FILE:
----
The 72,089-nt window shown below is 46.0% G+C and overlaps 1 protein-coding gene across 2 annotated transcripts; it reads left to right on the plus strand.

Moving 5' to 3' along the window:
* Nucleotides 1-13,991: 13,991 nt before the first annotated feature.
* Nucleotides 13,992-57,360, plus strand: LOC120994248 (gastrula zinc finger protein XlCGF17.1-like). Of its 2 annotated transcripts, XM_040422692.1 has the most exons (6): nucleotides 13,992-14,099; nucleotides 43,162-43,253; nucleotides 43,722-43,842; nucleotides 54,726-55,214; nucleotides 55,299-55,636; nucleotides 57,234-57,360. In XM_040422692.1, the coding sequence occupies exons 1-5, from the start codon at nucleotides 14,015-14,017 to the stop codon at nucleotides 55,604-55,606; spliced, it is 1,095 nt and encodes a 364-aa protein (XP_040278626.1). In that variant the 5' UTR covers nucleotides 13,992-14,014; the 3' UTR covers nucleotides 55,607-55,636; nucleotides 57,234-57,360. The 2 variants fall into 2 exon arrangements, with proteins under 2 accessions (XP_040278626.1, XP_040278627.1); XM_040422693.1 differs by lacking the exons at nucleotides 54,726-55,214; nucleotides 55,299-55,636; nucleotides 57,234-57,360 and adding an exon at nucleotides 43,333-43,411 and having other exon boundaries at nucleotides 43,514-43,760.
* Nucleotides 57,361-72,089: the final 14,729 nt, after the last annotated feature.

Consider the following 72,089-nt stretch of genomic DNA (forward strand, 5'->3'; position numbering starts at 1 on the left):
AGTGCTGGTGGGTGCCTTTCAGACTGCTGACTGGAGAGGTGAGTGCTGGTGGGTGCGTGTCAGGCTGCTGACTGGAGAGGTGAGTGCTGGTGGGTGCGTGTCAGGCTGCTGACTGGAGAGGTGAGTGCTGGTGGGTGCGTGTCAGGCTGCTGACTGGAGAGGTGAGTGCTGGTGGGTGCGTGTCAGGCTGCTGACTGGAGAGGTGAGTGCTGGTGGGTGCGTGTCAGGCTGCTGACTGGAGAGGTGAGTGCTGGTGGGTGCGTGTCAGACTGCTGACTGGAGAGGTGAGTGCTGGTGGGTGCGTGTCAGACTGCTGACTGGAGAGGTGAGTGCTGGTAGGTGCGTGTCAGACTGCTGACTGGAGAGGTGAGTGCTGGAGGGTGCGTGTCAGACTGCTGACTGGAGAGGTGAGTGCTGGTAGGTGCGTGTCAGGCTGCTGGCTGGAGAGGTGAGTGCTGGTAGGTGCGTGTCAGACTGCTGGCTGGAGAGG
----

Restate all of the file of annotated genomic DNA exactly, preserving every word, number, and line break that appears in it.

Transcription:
The 72,089-nt window shown below is 46.0% G+C and overlaps 1 protein-coding gene across 2 annotated transcripts; it reads left to right on the plus strand.

Moving 5' to 3' along the window:
* Nucleotides 1-13,991: 13,991 nt before the first annotated feature.
* Nucleotides 13,992-57,360, plus strand: LOC120994248 (gastrula zinc finger protein XlCGF17.1-like). Of its 2 annotated transcripts, XM_040422692.1 has the most exons (6): nucleotides 13,992-14,099; nucleotides 43,162-43,253; nucleotides 43,722-43,842; nucleotides 54,726-55,214; nucleotides 55,299-55,636; nucleotides 57,234-57,360. In XM_040422692.1, the coding sequence occupies exons 1-5, from the start codon at nucleotides 14,015-14,017 to the stop codon at nucleotides 55,604-55,606; spliced, it is 1,095 nt and encodes a 364-aa protein (XP_040278626.1). In that variant the 5' UTR covers nucleotides 13,992-14,014; the 3' UTR covers nucleotides 55,607-55,636; nucleotides 57,234-57,360. The 2 variants fall into 2 exon arrangements, with proteins under 2 accessions (XP_040278626.1, XP_040278627.1); XM_040422693.1 differs by lacking the exons at nucleotides 54,726-55,214; nucleotides 55,299-55,636; nucleotides 57,234-57,360 and adding an exon at nucleotides 43,333-43,411 and having other exon boundaries at nucleotides 43,514-43,760.
* Nucleotides 57,361-72,089: the final 14,729 nt, after the last annotated feature.

Consider the following 72,089-nt stretch of genomic DNA (forward strand, 5'->3'; position numbering starts at 1 on the left):
AGTGCTGGTGGGTGCCTTTCAGACTGCTGACTGGAGAGGTGAGTGCTGGTGGGTGCGTGTCAGGCTGCTGACTGGAGAGGTGAGTGCTGGTGGGTGCGTGTCAGGCTGCTGACTGGAGAGGTGAGTGCTGGTGGGTGCGTGTCAGGCTGCTGACTGGAGAGGTGAGTGCTGGTGGGTGCGTGTCAGGCTGCTGACTGGAGAGGTGAGTGCTGGTGGGTGCGTGTCAGGCTGCTGACTGGAGAGGTGAGTGCTGGTGGGTGCGTGTCAGACTGCTGACTGGAGAGGTGAGTGCTGGTGGGTGCGTGTCAGACTGCTGACTGGAGAGGTGAGTGCTGGTAGGTGCGTGTCAGACTGCTGACTGGAGAGGTGAGTGCTGGAGGGTGCGTGTCAGACTGCTGACTGGAGAGGTGAGTGCTGGTAGGTGCGTGTCAGGCTGCTGGCTGGAGAGGTGAGTGCTGGTAGGTGCGTGTCAGACTGCTGGCTGGAGAGG